In two primary efficacy trials, daily administration of DHEA vaginal suppositories for 12 weeks
increased mean serum Ctrough of DHEA and its metabolites testosterone and estradiol by 47%, 21% and 19% from baseline, respectively. This comparison based on Ctrough may underestimate the magnitude of increase in DHEA and metabolites’ exposure because it does not take into account the overall concentration-time profile following administration of DHEA Vaginal Suppositories.
- Keep tightly closed after each use
- Keep out of reach from children.
- Store in a cool and dry place.
- Labrie F, Archer D, Bouchard C, Fortier M, Cusan L, Gomez JL, Girard G, Baron M, Ayotte N, Moreau M, Dube R, Cote I, Labrie C, Lavoie L, Berger L, Gilbert L, Martel C, Balser J. Effect of intravaginal dehydroepiandrosterone (Prasterone) on libido and sexual dysfunction in postmenopausal women. Menopause. 2009 Sep-Oct;16(5):923-31.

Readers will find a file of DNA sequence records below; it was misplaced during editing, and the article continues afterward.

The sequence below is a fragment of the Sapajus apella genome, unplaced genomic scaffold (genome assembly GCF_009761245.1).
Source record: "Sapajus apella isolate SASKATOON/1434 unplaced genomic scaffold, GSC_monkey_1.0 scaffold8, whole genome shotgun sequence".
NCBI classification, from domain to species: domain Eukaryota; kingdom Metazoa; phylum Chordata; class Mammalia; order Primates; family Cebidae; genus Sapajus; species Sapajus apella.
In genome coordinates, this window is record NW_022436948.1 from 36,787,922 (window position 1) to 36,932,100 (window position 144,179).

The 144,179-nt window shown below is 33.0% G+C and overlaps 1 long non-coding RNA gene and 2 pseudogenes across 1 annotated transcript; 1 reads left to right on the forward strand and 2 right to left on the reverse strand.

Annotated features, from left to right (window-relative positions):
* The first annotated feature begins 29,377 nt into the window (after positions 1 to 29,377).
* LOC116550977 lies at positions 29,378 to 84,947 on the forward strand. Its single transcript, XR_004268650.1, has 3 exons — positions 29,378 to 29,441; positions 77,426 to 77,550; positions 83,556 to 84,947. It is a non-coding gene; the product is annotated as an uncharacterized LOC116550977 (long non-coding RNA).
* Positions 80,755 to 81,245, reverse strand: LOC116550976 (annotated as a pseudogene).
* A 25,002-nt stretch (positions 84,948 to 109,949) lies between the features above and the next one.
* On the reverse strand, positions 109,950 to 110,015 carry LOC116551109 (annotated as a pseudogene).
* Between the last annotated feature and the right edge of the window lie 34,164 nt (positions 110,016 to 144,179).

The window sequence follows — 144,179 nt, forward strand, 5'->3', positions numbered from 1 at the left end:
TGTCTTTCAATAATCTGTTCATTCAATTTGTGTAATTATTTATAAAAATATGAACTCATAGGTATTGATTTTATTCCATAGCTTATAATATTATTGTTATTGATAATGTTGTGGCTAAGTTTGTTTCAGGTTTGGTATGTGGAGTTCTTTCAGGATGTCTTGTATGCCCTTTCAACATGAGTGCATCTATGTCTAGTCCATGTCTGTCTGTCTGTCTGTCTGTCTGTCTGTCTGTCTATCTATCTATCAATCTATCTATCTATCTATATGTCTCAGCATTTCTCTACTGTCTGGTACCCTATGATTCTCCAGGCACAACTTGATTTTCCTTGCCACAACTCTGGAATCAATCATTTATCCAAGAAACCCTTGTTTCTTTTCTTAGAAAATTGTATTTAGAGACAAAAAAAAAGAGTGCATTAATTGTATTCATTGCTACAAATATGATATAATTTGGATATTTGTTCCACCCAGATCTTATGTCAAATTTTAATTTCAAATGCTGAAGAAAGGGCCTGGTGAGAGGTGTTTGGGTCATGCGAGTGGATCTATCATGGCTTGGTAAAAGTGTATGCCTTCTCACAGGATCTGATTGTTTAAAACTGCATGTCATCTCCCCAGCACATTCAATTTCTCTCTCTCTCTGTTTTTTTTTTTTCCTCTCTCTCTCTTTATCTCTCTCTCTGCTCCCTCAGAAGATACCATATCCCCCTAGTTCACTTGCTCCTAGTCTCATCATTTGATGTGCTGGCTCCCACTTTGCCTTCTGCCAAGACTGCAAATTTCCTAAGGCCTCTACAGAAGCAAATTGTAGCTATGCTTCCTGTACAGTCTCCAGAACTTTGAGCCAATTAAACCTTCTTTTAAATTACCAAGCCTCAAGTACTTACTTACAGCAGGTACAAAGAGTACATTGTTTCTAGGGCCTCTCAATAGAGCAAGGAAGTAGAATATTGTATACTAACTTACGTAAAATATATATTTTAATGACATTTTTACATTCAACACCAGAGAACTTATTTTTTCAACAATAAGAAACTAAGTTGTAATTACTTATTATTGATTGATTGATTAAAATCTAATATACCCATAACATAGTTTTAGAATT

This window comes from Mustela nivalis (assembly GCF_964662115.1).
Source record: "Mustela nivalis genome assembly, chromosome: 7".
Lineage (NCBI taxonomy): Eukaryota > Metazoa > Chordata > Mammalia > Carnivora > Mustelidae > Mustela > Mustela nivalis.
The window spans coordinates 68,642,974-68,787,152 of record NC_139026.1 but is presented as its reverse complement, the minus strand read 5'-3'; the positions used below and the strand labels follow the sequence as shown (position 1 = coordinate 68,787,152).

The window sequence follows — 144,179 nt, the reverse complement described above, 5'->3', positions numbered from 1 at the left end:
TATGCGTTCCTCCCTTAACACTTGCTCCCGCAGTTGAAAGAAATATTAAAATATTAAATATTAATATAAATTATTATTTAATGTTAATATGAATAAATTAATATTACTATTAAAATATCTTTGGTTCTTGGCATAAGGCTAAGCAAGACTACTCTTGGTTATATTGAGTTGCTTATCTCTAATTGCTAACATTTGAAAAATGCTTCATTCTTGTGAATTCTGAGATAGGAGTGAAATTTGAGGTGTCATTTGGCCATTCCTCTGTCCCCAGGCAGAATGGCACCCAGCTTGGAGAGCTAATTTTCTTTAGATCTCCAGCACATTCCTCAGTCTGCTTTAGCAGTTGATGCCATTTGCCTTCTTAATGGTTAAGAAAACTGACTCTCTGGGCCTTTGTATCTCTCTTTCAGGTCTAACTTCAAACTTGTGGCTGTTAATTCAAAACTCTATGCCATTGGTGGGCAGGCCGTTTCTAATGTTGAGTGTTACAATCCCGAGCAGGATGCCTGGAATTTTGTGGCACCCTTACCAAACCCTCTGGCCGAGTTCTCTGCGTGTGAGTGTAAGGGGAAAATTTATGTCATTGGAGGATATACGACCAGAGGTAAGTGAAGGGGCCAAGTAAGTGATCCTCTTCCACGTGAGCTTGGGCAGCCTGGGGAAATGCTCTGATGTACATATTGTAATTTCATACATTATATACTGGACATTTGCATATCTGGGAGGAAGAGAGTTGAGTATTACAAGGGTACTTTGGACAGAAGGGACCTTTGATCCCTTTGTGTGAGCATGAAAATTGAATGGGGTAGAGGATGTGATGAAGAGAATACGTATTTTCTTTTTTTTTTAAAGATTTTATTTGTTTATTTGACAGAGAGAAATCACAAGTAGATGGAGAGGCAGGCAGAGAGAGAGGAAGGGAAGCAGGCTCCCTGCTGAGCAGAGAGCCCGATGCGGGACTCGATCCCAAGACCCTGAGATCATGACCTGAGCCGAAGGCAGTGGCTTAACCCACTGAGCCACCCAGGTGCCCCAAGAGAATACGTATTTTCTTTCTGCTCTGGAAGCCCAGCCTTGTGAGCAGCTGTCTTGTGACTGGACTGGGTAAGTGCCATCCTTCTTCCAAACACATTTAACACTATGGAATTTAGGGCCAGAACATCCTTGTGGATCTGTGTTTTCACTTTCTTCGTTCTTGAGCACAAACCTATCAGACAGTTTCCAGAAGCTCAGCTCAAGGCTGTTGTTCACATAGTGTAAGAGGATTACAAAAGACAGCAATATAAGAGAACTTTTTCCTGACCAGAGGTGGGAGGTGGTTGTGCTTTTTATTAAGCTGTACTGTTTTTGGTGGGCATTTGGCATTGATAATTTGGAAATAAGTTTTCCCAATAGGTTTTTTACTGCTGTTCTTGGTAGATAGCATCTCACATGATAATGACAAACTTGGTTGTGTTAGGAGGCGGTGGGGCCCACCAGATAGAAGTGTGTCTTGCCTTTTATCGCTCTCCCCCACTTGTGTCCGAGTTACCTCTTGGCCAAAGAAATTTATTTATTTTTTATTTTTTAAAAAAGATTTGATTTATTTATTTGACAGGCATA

- Bouchard C, Labrie F, Derogatis L, Girard G, Ayotte N, Gallagher J, Cusan L, Archer DF, Portman D, Lavoie L, Beauregard A, Cote I, Martel C, Vaillancourt M, Balser J, Moyneur E; VVA Prasterone Group.. Effect of intravaginal dehydroepiandrosterone (DHEA) on the female sexual function in postmenopausal women: ERC-230 open-label study. Horm Mol Biol Clin Investig. 2016 Mar;25(3):181-90.